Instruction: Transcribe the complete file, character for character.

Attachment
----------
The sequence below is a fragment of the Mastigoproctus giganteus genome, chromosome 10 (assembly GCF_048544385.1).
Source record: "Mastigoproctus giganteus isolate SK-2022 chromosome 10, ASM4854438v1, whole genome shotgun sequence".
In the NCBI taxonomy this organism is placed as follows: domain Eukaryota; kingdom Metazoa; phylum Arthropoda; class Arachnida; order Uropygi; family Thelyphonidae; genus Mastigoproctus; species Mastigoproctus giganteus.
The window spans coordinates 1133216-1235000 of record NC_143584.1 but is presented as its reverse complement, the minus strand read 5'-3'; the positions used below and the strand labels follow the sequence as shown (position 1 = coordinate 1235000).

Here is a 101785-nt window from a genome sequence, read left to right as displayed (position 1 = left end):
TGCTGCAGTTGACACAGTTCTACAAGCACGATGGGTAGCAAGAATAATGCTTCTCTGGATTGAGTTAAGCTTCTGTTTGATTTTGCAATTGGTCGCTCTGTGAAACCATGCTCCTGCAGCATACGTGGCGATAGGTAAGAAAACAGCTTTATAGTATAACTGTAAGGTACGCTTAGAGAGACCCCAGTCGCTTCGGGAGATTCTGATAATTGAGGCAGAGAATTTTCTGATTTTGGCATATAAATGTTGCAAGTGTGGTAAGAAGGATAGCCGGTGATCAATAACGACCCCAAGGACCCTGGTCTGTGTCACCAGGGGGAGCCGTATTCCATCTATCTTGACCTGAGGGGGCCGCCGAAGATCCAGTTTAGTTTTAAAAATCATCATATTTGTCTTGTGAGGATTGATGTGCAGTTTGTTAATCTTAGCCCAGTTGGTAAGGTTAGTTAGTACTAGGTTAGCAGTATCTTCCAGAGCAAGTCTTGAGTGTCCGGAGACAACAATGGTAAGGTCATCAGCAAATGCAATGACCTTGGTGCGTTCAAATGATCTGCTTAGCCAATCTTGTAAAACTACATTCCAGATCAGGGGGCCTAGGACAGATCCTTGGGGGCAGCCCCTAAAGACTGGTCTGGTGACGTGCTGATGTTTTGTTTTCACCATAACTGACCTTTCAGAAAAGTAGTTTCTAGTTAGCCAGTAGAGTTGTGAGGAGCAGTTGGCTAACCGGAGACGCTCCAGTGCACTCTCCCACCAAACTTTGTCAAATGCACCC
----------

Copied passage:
The sequence below is a fragment of the Mastigoproctus giganteus genome, chromosome 10 (assembly GCF_048544385.1).
Source record: "Mastigoproctus giganteus isolate SK-2022 chromosome 10, ASM4854438v1, whole genome shotgun sequence".
In the NCBI taxonomy this organism is placed as follows: domain Eukaryota; kingdom Metazoa; phylum Arthropoda; class Arachnida; order Uropygi; family Thelyphonidae; genus Mastigoproctus; species Mastigoproctus giganteus.
The window spans coordinates 1133216-1235000 of record NC_143584.1 but is presented as its reverse complement, the minus strand read 5'-3'; the positions used below and the strand labels follow the sequence as shown (position 1 = coordinate 1235000).

Here is a 101785-nt window from a genome sequence, read left to right as displayed (position 1 = left end):
TGCTGCAGTTGACACAGTTCTACAAGCACGATGGGTAGCAAGAATAATGCTTCTCTGGATTGAGTTAAGCTTCTGTTTGATTTTGCAATTGGTCGCTCTGTGAAACCATGCTCCTGCAGCATACGTGGCGATAGGTAAGAAAACAGCTTTATAGTATAACTGTAAGGTACGCTTAGAGAGACCCCAGTCGCTTCGGGAGATTCTGATAATTGAGGCAGAGAATTTTCTGATTTTGGCATATAAATGTTGCAAGTGTGGTAAGAAGGATAGCCGGTGATCAATAACGACCCCAAGGACCCTGGTCTGTGTCACCAGGGGGAGCCGTATTCCATCTATCTTGACCTGAGGGGGCCGCCGAAGATCCAGTTTAGTTTTAAAAATCATCATATTTGTCTTGTGAGGATTGATGTGCAGTTTGTTAATCTTAGCCCAGTTGGTAAGGTTAGTTAGTACTAGGTTAGCAGTATCTTCCAGAGCAAGTCTTGAGTGTCCGGAGACAACAATGGTAAGGTCATCAGCAAATGCAATGACCTTGGTGCGTTCAAATGATCTGCTTAGCCAATCTTGTAAAACTACATTCCAGATCAGGGGGCCTAGGACAGATCCTTGGGGGCAGCCCCTAAAGACTGGTCTGGTGACGTGCTGATGTTTTGTTTTCACCATAACTGACCTTTCAGAAAAGTAGTTTCTAGTTAGCCAGTAGAGTTGTGAGGAGCAGTTGGCTAACCGGAGACGCTCCAGTGCACTCTCCCACCAAACTTTGTCAAATGCACCC